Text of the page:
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In Search of Ghosts: Memorial Series


My long-term research as Senior Tutor (Research) at the Royal College of Art explores the cultural dynamics and history of the house, its integrated environments, and the people who lived in them. Drawing on archaeological theory, I work within an expanded field practice contextualised through ancient houses and ancient practices.


The ‘Pompeii Memorial’ series of expanded painting references my fieldwork in the ancient dwellings of the Pompeii Archaeological site. Using ‘spectral ethnography’ as a methodology to explore a ‘hauntology’ (Derrida, 1994) left by previous generations, the house acts as a repository of material culture and interface between home, beliefs, values, customs and non-human assemblages. Simulating architecture and associated Roman wall paintings, Pompeii Memorial journeys in search of ghosts by replicating the accumulation of cultural time buried under the 79 AD eruption of Vesuvius to be exhumed in these artworks through experimental archaeology and new materialist approaches. Other memorial work in my recent practice draws on the museum archives of the Weald & Downland Living Museum, a 19th century London house and ancient burial practices. Here the materials of the house, its lineage of inhabitants, customs and environmental forces are seen as equally active participants in the world and part of a network distributed across humans and non-humans.


My practice engages with the spaces of the home, not just as a physical entities, but as documents, archives and biographies that narrate lived experience embedded and recorded in the fabric of architecture. Interested in the ways that ideas of the present have come from past contexts, Young considers the people who occupy/ied ancient spaces in recognition that what is happening now is a result of what has come before. The overall aim of my research is to answer the following: How can vernacular principles, historic houses and ancient ways of life inform the way we live now?


My ongoing series of expanded paintings respond to archaeological excavations in posthuman terms through the Actor-Network-Metaphor philosophy proposed by Bruno Latour. These relational approaches to the afterlives of Pompeii invoke the Underworld of entangled non-linear time and theorise the nature of human existence as the outcome of relationships between people, things and environments across time.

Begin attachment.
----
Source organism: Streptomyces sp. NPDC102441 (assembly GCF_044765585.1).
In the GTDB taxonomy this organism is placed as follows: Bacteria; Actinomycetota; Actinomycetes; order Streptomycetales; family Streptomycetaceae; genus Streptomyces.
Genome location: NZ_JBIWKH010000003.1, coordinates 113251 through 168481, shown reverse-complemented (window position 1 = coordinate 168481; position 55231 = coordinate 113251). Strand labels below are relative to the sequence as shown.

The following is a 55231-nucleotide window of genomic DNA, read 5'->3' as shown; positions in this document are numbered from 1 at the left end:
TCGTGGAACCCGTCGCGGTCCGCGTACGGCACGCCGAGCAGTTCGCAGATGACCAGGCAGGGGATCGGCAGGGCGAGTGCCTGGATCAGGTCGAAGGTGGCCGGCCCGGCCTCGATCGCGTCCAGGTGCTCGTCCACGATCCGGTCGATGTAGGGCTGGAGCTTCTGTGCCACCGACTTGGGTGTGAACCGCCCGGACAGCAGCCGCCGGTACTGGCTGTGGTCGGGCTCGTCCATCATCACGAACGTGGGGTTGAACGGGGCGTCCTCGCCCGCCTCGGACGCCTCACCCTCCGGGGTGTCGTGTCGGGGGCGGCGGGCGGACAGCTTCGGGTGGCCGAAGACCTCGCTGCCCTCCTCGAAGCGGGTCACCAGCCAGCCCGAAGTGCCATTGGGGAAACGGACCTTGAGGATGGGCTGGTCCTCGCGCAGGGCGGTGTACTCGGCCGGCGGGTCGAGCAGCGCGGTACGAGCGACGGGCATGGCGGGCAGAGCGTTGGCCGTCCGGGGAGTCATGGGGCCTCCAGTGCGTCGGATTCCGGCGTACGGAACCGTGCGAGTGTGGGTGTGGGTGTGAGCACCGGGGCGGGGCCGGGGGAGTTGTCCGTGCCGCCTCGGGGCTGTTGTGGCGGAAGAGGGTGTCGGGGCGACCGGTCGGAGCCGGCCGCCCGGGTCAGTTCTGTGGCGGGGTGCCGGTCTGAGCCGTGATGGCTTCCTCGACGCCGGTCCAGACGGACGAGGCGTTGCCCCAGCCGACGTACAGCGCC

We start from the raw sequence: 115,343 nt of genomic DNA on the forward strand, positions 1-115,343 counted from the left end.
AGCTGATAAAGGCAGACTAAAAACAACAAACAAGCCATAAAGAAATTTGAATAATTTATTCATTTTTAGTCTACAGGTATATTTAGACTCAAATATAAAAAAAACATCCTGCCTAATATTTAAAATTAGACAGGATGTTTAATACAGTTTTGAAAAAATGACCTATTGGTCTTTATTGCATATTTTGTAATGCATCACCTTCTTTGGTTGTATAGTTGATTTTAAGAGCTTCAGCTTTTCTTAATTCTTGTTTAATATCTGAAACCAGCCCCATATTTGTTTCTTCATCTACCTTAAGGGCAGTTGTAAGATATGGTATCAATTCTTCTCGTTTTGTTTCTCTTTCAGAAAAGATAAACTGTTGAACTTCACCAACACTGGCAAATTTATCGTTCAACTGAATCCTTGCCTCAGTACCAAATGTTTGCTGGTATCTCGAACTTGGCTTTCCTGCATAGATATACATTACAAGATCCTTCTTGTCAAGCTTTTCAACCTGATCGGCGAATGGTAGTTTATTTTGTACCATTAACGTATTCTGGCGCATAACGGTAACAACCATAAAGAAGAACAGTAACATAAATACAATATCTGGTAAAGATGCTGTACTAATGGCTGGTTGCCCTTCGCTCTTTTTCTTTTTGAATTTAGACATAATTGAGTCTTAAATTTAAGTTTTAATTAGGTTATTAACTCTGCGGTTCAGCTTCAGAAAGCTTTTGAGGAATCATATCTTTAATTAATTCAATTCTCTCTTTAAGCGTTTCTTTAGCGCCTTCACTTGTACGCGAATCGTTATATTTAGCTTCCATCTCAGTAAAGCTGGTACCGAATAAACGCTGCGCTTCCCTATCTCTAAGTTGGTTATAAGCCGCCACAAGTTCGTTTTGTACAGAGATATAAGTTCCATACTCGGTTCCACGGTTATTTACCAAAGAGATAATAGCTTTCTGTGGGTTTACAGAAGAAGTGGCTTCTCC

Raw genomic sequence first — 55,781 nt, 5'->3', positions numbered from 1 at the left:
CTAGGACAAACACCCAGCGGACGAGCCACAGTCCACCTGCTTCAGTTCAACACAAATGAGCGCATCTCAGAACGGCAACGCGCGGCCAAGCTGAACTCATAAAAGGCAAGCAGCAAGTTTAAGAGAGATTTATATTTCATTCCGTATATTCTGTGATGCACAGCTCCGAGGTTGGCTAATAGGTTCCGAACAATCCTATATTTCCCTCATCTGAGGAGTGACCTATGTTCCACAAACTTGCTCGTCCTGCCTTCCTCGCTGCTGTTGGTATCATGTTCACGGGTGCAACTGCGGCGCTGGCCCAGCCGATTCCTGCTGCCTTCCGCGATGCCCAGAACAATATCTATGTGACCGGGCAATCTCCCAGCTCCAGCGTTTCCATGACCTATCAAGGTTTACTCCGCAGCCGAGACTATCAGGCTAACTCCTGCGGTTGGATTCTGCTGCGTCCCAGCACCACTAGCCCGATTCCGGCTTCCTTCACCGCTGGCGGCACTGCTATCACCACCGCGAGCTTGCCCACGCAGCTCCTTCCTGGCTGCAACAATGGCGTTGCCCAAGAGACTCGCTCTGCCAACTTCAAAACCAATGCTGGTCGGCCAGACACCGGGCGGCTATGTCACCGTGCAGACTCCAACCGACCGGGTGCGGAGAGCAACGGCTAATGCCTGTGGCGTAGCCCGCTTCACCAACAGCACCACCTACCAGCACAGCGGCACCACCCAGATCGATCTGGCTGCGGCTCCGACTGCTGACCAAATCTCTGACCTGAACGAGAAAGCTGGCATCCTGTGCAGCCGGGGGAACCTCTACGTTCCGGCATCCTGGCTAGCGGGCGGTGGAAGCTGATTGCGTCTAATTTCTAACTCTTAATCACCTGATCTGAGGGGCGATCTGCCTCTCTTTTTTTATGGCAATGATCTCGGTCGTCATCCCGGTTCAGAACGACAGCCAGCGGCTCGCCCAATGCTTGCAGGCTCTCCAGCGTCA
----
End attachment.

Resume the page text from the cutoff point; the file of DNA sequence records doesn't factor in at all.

About The Lararium Project


‘The Lararium Project’ is a recent research project undertaken in 2023, which can be visited at Butser Ancient Farm, a museum of experimental archaeology in Hampshire. The project saw the design and installation of a new lararium (a shrine to the household gods) for Butser’s Roman Villa. Simultaneously a working construct of the past and a reimagined household shrine for the present, the goddess Ceres replaces the Genius (the male head of the house) in dedication to the female deity of the harvest in reference to the farming role of Butser as a haven for wildlife, rare breed animals and endangered crops. The lararium is richly painted and constructed to replicate a miniature temple simulating an interface between the divine, the spirit world, familial ancestors, place and householders through the symbolic imagery and traditions of veneration. Images of snakes adorn the surfaces since they were seen as protective spirits of the house during Roman times and closely associated with household shrines.


The lararium opened during Chichester Roman Week when the Butser IX Roman Legion were in residence at the museum re-enacting living history to demonstrate what life would have been like in Roman Britain. As a permanent fixture of Butser Ancient Farm’s Roman Villa the lararium continues to be used for education and re-enactments gaining further insight into religious practices and associated rituals, and to explore the cultural dynamics of the Roman home.

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